China has granted Sudan a $700 million loan to build a new airport for the capital Khartoum, state media said on Monday, highlighting close ties between China and the sanctions-hit African country.
Sudanese officials signed a five-year loan with China’s Export Import Bank, a state bank which supports government policy, Sudan’s state news agency SUNA said. Work at the airport would start at the end of the year and last three years.
The deal with Sudan comes at a time when airlines consider cutting back flights because of currency restrictions banning them repatriating profits. The central bank forces them to sell tickets to Sudanese in local currency, which has lost more than 100 percent against the dollar in the past two years.
In March, Dutch carrier KLM, part of KLM-Air France, stopped flying to Sudan, a country under U.S. sanctions.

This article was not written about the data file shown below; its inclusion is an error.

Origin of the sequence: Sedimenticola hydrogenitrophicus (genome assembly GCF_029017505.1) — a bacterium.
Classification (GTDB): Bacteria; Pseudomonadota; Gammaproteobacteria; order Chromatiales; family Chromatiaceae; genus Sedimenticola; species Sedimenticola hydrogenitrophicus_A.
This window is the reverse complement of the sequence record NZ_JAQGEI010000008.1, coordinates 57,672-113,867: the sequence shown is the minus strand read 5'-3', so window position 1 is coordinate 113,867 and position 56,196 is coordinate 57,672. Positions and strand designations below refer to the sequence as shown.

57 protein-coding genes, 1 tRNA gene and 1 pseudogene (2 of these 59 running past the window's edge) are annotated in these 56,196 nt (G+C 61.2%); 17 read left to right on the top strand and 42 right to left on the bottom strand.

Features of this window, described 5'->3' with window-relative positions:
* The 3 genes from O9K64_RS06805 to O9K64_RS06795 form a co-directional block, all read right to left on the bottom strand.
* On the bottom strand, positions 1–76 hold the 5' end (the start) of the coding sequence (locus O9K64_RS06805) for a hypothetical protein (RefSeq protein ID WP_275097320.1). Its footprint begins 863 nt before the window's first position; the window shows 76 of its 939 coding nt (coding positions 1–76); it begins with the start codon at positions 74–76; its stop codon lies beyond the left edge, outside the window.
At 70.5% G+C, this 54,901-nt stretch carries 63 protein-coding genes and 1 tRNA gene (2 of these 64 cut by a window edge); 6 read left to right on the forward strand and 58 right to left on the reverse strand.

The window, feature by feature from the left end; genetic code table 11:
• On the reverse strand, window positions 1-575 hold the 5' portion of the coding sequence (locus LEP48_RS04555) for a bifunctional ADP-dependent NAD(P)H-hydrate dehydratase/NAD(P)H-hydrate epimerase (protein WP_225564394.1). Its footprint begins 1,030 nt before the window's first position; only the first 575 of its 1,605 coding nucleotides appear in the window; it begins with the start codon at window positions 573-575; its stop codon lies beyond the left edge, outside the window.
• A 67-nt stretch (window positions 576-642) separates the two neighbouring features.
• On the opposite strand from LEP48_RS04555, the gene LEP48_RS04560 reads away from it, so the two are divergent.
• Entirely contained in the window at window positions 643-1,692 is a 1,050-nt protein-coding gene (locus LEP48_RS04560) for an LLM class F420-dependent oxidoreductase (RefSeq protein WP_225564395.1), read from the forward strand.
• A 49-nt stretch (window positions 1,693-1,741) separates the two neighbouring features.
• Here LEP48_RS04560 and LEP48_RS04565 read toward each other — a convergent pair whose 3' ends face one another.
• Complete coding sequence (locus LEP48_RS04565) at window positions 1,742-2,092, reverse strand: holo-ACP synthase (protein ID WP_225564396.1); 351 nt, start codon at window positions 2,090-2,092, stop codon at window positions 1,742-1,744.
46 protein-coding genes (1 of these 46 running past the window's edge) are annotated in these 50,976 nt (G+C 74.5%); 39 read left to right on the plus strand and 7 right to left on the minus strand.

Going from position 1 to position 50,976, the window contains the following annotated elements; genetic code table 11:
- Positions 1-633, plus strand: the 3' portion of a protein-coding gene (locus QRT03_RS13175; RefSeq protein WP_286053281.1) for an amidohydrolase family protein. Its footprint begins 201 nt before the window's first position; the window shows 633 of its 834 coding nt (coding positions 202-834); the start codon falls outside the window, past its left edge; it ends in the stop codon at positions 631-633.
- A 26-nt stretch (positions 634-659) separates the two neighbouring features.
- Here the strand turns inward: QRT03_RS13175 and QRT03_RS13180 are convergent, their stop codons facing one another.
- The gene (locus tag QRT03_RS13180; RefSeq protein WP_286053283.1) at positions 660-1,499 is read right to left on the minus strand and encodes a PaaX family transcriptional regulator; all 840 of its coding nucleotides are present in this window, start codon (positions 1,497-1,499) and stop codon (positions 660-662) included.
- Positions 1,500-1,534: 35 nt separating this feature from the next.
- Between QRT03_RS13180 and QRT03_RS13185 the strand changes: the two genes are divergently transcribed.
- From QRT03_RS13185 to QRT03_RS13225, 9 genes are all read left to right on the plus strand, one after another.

Until South Sudan’s secession in 2011, foreign airlines enjoyed a bonanza as Sudan was flush with oil revenues and Khartoum hosted an army of aid workers and U.N. officials, many of which have relocated to the South since then.
Diplomats said China waited with the loan until Sudan agreed to allow South Sudan’s oil exports to transit through its Port Sudan port. Chinese firms dominate oilfields in both countries, and analysts say oil is partly used as payment for Chinese development aid.